Despite reduced thymic size, release of T-cells to the periphery still occurs in old age, although it is significantly reduced; T-cells of the elderly may accumulate damage leading to the deterioration of the immune system [12, 13]. In case of tumor growth, possible mechanisms of thymic involution are associated with insufficient number of pre-T-cells coming from the bone marrow, enhanced death of lymphocytes in thymus, or their increased transfer to the periphery. It has been shown that glucocorticoid hormones and cytokines such as TNF-α, IL-1, IL-4, TGF-β, and GM-CSF induce thymic involution. It was found that long-term administration of the angiogenic factor VEGF lead to the development of thymic involution similar to that observed in the growth of experimental tumors. VEGF blocking in animals with fibrosarcoma results in the delay of thymic involution [14].

It is assumed that sex steroids facilitate thymic involution [15]. For example, no changes were observed in old (18 months) Wistar rats with no visible thymus seven days after orchidectomy. However, thymus developed 30 days after surgery, although it was smaller than in 10-week-old rats. Histological analysis showed that normal, well-developed vasculature filled with lymphocytes appeared in the tissue; a number of mitoses were also noted [16]. In addition, administration of thyroid hormone causes an increase in the size of the thymus in rats [17], and thyroidectomy results in its reduction [18]. In addition, thymic regeneration was observed in old male Wistar rats receiving a stable analog of the releasing factor of luteinizing hormone [19]. Recently, it was shown that activation of transcription factor FOXN-1 can cause thymic regeneration [20]. Experiments on animals of all ages have shown the possibility of deceleration of thymic degradation due to its transplantation from young animals into the anterior chamber of the eye [9].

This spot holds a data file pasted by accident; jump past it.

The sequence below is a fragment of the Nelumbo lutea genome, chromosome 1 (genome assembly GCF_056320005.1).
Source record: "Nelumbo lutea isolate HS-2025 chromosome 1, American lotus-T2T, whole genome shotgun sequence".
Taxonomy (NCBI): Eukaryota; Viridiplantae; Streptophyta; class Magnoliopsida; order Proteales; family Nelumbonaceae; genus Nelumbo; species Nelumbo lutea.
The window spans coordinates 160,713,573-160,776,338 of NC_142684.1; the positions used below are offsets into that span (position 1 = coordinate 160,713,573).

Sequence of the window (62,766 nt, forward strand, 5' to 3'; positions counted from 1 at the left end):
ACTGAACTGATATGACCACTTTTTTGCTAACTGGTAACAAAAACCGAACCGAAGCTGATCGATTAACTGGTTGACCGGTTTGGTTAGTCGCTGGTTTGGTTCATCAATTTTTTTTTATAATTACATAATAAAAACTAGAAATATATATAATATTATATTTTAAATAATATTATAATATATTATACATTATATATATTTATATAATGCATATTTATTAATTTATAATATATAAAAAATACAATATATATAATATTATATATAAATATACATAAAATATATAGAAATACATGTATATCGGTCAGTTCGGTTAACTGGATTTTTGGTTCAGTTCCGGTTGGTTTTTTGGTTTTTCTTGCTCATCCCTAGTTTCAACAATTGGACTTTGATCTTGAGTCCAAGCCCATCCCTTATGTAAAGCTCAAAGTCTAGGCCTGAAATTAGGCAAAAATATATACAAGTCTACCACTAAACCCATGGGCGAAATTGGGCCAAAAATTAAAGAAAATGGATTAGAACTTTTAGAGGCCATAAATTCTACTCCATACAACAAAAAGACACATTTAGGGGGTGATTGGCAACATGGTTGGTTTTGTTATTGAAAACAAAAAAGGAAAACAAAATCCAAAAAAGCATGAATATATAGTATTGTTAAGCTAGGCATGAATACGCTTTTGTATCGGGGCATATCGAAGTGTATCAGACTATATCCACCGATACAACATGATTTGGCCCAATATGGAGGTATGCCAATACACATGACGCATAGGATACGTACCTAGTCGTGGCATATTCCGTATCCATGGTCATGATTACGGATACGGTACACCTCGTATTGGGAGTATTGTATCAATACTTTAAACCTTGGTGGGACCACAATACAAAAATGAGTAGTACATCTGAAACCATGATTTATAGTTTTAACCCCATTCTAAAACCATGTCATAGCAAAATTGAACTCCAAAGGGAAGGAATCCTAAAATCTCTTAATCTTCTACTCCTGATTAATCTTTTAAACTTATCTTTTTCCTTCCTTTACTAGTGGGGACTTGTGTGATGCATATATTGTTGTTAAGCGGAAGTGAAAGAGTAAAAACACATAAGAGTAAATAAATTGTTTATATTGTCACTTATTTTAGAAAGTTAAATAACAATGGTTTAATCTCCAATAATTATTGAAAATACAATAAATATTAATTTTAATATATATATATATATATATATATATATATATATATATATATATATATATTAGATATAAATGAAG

Annual thymic involution in hibernating animals is similar to age-related involution of the thymus.